Pensacola, Florida
Sunday August 31st 2014

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Winners & Losers 9.16

Winners

MALCOLM THOMAS Last year, the Escambia County Superintendent of Schools refused to allow his students to hear President Barack Obama’s speech to open the school year. It was too disruptive, according to Thomas. That was then, this is now. Superintendent Thomas did allow this week his principals and teachers to make the decision for themselves on whether or not their students can watch the speech.

JIM DIXON The retired Pensacola Fire Chief James A. Dixon, Jr. passed away on Sept. 7. He began his career in the Pensacola Fire Department in January of 1977 as a rookie firefighter and rose through the ranks to be named the Fire Chief in 1993, retiring in 2006. Jim served as the Florida Fire Chief’s Association’s Northwest Regional Director from 1999-2006, as well as a foundation trustee from 2000-2003. He was commissioned with the designation of Chief Fire Officer in 2004, one of only 372 CFOs worldwide at the time.

DEBORAH TRACY
For 15 years, her shop, Angel’s Garden, has put on “New Beginnings,” an art show designed to raise awareness and support for victims of domestic violence and abuse. This year, Tracy had over 60 artists participate.

OPERATION WE CARE On the ninth anniversary of the Sept. 11, 2001 terrorist attacks, families of local National Guard troops joined forces at Ellyson Industrial Park to put together care packages for their loved ones serving overseas. Since March, the group has raised about $4,700 to cover the cost to send the packages. Leftover money will go toward a homecoming party for the troops.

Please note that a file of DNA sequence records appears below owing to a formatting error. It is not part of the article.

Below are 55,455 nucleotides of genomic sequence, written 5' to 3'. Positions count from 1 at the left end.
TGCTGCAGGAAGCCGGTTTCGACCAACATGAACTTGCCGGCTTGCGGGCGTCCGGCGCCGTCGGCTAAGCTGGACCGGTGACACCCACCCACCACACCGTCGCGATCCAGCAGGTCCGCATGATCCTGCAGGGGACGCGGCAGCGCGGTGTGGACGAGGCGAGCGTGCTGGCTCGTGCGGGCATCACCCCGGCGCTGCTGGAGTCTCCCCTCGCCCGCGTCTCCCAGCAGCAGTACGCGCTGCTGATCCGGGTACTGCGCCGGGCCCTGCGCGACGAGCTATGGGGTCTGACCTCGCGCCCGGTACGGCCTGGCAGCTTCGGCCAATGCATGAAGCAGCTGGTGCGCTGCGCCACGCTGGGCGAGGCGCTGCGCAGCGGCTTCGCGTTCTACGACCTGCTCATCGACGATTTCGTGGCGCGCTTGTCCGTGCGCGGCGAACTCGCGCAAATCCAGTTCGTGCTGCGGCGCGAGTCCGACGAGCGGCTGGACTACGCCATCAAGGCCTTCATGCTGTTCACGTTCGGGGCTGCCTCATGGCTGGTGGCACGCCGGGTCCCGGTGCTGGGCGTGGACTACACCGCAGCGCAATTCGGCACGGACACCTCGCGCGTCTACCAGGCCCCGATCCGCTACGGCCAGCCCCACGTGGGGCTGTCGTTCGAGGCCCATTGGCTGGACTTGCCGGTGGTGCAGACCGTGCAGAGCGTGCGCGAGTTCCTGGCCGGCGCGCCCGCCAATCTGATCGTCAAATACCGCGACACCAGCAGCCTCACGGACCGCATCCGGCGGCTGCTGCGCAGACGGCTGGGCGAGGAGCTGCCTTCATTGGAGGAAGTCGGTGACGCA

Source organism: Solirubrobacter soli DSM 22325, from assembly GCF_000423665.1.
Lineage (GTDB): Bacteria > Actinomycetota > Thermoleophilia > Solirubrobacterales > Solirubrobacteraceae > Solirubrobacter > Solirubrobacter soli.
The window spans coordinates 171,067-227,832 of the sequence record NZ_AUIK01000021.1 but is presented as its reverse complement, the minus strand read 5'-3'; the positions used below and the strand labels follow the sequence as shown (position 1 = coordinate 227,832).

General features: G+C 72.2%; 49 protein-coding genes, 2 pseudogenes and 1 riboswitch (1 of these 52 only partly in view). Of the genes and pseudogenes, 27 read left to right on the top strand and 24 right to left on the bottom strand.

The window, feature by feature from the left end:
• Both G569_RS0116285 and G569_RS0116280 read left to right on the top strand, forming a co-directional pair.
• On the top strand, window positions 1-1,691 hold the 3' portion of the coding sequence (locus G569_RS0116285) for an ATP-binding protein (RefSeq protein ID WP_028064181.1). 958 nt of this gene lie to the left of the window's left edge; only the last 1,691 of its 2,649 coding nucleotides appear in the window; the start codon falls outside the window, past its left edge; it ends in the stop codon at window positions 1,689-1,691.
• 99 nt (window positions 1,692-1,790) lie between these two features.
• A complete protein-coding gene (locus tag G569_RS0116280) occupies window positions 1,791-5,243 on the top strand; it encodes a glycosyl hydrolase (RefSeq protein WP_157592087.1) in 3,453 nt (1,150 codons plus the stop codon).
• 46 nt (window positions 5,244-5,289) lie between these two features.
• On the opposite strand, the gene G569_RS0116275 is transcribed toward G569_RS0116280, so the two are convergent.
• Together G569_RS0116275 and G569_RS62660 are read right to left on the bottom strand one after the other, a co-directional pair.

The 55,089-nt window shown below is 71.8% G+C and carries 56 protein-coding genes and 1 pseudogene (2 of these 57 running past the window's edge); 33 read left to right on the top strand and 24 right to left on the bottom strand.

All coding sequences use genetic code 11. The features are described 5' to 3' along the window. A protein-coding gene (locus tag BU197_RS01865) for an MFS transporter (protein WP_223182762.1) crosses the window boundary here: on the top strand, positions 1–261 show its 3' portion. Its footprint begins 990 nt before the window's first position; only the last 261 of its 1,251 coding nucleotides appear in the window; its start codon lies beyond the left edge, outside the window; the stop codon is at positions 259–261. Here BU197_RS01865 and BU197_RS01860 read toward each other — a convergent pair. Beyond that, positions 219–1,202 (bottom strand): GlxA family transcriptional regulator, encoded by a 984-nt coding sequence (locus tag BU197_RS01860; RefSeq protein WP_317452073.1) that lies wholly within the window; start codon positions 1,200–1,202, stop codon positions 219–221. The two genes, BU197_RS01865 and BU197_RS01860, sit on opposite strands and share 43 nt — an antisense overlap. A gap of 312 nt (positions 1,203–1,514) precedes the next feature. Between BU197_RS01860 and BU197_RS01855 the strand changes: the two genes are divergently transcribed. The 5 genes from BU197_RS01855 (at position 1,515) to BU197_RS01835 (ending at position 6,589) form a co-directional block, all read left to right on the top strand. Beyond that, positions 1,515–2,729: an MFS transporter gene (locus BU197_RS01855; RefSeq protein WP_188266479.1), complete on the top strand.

Losers

MALCOLM THOMAS The Escambia County Public School District sent home to parents of Cordova Park, A. K. Suter and N. B. Cook letters that pointed out that the African-American, Economically Disadvantaged and Disabled students did not make Adequate Yearly Progress. Such letters are divisive by labeling an entire group of students as failures. Healthy, rich white students got a free pass, even if they scored poorly.

KEN FEINBERG We know it sounded too good to be true. The Gulf Coast Claims Facility is a train wreck. Locals are reporting that they preferred BP’s claims process; at least BP talked to them. Remember, there is no appeal process with Feinberg. The only alternative is the court system.

BP The oil giant continues to backtrack. Reuters has reported that CEO Bob Dudley told Citigroup analysts that he believes that compensation claims related to the Gulf of Mexico oil disaster will be less than the $20 billion the company set aside to meet the claims. Once again, BP says one thing and plans to do something different.

TERRY JONES The pastor of Dove World Outreach Center in Gainesville got his 15 minutes of fame by threatening to burn hundreds of copies of the Holy Qur’an on the anniversary of the Sept. 11 terrorist attacks. He claimed that Jesus would have done so—we guess if it had existed back then. The publicity stunt got Jones international coverage and a pleading call from the Secretary of Defense. That day came and went without the promised bonfire, for reasons that are as of yet unclear.